Those who could be interested in forming a new front include the Trinamool Congress (West Bengal), Biju Janata Dal (Odisha), Janata Dal-United (Bihar), Samajwadi Party (Uttar Pradesh) and Telugu Desam (Andhra Pradesh). Then there are parties like the AIADMK, the DMK and other smaller groupings in Tamil Nadu waiting to step in and keep their local rivals out of it.

And if it serves their purpose, parties which are presently with the UPA and the NDA, could also sign up as elections come closer. This is because barring a few outfits, the others have no qualms in switching from the UPA to the NDA or vice versa and would happily drop anchor in an alternative forum if it serves their interest and purpose.

Should some of them join hands to set up a new combine, they can lend substance to it by coming out with an agenda defining their views on national issues on which they agree, much like the National Front had done in 1989 or the NDA had done in 1999 to steer the government by highlighting their commonalities and shelving the points on which they differ.

Is the Sum Greater Than the Parts?

But the question here is whether the experience of managing their state by these leaders adds up to the capacity and capability to manage a coalition at the Centre? 

Quite importantly -- and this is where the issue of a national vision and a national agenda also comes in -- the chief ministers pushing for a new front have had some experience at the Centre as prime minister, ministers, parliamentarians or office-bearers of an alliance  unlike the earlier occasions when they were raw to governance.

The current crop of chief ministers and state leaders have the advantage of working at the central level in some form. This includes chieftains like H D Deve Gowda, Mamata Banerjee, Nitish Kumar, Mulayam Singh Yadav, Lalu Prasad Yadav, Ram Vilas Paswan, J Jayalalithaa or Chandrababu Naidu. Jammu and Kashmir Chief Minister Omar Abdullah, who leads the National Conference-Congress government in the border state, has been a minister at the Centre while UP chief minister Akhilesh Yadav has been an MP.

Their role at the Centre would have shaped their thinking and helped them build a national outlook whether or not they apply it in their role as chief ministers that calls for a slightly different approach.

Over the years, there has been a slight shift in the perception of these leaders about themselves as well. Many of them now believe that they have it in them to take on the rigours of national governance.  Chief ministers like Nitish Kumar or Naveen Patnaik have been re-elected on the strength of their performance and record of governance.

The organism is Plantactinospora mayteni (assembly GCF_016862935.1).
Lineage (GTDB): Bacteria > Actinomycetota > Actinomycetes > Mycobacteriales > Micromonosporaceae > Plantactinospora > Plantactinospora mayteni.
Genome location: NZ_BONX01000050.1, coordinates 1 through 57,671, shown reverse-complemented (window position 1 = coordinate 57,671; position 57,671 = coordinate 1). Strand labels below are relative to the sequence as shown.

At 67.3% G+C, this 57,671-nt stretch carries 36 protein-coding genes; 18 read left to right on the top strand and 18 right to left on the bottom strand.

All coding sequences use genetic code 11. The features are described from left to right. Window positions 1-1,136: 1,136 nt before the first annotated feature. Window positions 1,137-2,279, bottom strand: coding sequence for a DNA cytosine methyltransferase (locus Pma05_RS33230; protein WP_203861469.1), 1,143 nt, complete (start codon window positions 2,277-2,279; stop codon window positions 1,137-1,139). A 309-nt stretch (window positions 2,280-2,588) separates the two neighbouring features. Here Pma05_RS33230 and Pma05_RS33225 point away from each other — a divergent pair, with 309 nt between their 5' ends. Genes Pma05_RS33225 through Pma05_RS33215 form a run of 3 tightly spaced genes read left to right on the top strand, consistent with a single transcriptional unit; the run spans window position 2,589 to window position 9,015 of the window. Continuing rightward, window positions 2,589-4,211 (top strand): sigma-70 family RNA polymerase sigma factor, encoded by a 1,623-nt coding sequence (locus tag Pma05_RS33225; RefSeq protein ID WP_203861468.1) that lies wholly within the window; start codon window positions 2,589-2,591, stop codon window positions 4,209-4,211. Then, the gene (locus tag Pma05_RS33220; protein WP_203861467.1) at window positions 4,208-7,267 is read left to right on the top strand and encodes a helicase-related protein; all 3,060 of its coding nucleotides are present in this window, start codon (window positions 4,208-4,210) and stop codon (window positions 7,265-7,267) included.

Notwithstanding the warts and shortcomings that their governments still have, their re-election has underlined the popular perception that they can deliver. And if they can deliver at the state level, why can’t they do so at the national level also is the question they and their supporters ask.

Indeed, it is this question -- and the brand of politics that he represents -- that has hoisted Gujarat Chief Minister Narendra Modi to the national stage as the BJP’s campaign committee chief and possibly also as its prime ministerial candidate for 2014.

In fact, Modi’s elevation has given a fillip to the idea of an alternative forum for those who want to counter him for the 2002 Gujarat riots and for those like Nitish Kumar who do not wish to be part of a dispensation which is steered by him.

Can the Front do without the support of the BJP, the Congress or the Left?

Clearly not. Just as the BJP or the Congress cannot come to power without the support of regional parties and forces, neither can such a front come into South Block without the backing of either the BJP or the Congress or, for that matter, the Left. The basic difference would lie in the fact that the Congress and the BJP are bigger parties with either a pan-India or part-India presence and are capable of winning a larger tally than any of these parties can, given the fact that they are confined to a small geographical space and have a limited reach. 

The Left too has a limited spread and appeal but its main strength lies in providing an ideological tilt to any non-NDA alliance that it associates with as an outsider supporter.

The growing importance and role of regional forces or region-based parties can be seen from the fact that they rule in around a dozen states. These include key states like Uttar Pradesh, Odisha, West Bengal,Tamil Nadu and Bihar which contribute 222 seats to the 545-member Lok Sabha. The Congress is in power in over a dozen states which account for 210 Lok Sabha seats between them. The BJP on its own governs in four states which have 70 parliamentary seats.